MADISON, Wis. - Thursday marks the one-year anniversary of the shooting at WTS Paradigm in Middleton, which is sparking conversation on gun law reform.
Three people were shot inside the software company when an employee opened fire.
Thursday morning, Gov. Tony Evers and Democratic lawmakers introduced a "red flag" bill that would allow judges to seize guns from someone determined by a judge to be a threat to themselves or others. They’re also calling for expanding background checks.
“Inaction, it costs too much,” state Sen. Lena Taylor said at the press conference.
State Republicans are expressing concerns, including that the bill infringes upon Second Amendment rights.
"I'd rather get at the heart of this and do this right,” Republican state Rep. Barbara Dittrich said.
Legislators aren’t the only players in the discussion.
"All of us as peace officers took an oath that we would protect our communities, and me advocating for common-sense gun laws is a good way for me to advocate for the safety of my community,” Middleton Police Chief Chuck Foulke said.
The Middleton gunman’s concealed carry permit was revoked more than a decade before last year’s shooting, but he got past background check laws by legally purchasing gun parts online and assembling his own gun, according to officials.
"They call that building a ghost gun, when you buy parts over the internet,” Foulke said. “It's a loophole."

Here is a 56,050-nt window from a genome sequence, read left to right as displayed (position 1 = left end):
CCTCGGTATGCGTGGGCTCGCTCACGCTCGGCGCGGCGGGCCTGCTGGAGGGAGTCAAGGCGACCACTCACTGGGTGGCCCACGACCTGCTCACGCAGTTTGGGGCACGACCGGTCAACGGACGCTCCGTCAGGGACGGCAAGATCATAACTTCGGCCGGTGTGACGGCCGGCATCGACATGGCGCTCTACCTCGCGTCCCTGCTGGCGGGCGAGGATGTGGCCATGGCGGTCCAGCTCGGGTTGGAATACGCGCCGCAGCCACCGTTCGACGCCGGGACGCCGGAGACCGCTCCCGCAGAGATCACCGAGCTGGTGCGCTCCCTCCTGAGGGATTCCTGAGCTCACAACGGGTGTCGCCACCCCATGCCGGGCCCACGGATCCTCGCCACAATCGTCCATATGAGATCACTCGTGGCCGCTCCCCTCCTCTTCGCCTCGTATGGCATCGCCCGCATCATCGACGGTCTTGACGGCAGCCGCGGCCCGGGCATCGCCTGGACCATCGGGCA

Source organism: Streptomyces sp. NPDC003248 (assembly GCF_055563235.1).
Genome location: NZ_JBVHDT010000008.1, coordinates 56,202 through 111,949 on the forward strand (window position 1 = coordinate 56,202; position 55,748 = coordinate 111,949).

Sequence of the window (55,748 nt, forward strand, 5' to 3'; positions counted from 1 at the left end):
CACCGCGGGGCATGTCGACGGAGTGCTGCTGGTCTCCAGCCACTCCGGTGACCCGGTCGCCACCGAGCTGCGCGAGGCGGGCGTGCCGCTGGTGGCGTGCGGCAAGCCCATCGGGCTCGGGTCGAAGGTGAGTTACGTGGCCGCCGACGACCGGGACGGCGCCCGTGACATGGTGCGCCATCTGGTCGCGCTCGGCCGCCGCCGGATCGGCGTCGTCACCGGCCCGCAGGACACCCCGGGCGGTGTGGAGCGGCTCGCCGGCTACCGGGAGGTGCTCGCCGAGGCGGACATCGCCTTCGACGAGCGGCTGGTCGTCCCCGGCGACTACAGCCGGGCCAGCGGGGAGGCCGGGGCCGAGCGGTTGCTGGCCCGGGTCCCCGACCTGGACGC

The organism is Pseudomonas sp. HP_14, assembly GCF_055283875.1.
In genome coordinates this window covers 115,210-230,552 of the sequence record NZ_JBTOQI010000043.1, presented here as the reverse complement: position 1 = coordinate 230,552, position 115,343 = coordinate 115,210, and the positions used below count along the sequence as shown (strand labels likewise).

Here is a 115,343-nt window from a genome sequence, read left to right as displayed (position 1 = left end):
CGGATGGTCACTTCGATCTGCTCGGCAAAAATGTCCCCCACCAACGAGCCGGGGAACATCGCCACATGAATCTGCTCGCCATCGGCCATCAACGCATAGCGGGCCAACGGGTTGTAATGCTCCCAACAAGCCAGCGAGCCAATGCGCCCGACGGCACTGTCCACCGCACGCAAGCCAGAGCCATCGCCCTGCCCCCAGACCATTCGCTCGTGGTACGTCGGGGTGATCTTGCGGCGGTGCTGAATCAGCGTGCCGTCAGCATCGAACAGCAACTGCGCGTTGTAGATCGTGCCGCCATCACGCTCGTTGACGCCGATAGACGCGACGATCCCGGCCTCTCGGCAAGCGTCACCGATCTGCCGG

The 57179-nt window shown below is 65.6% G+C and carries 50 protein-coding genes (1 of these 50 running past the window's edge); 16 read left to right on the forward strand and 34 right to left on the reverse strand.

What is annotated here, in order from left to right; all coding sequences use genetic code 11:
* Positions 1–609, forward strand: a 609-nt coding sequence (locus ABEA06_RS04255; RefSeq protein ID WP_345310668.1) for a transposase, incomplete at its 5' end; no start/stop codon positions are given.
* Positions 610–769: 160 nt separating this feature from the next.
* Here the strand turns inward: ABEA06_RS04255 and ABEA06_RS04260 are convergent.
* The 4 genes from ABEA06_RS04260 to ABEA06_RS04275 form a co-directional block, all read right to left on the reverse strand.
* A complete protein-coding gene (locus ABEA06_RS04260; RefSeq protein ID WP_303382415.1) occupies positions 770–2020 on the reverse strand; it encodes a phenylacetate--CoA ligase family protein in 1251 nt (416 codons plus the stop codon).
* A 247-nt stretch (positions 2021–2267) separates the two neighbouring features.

Whether it be closing loop holes that allow people to avoid background checks or implementing red flag laws, Foulke and Dane County Sheriff Dave Mahoney want lawmakers to make their jobs keeping people safe easier.
"We as a nation need to say enough is enough and remove the Second Amendment argument, because it is not a Second Amendment issue, it's about public safety,” Mahoney said.
"Obviously as a licensed dealer, we'd rather have everyone come buy it here,” Brett Fankhouser said.
As manager at Deerfield Pistol & Archery Center, Fankhauser has a seat at the table, too.
"We do sell guns,” he said. “They can be used for atrocities, but for the most part, they're not."
Fankhauser said red flag laws are a double-edged sword.
"As much as I hate to have guns in the hands of the wrong people, it's a slippery slope you slide on when you start going out the public and taking away rights,” he said.
Fankhauser isn’t sure what could have stopped the Middleton shooting.
"Somehow, you have to figure out people, and that's not an easy thing to do,” he said.
Lawmakers are still searching for common ground on how to prevent a future shooting.
"This isn't a Republican or Democrat issue,” Taylor said. “It's a human life issue.”
"We've got to find ways to come together on how to solve it,” Dittrich said.
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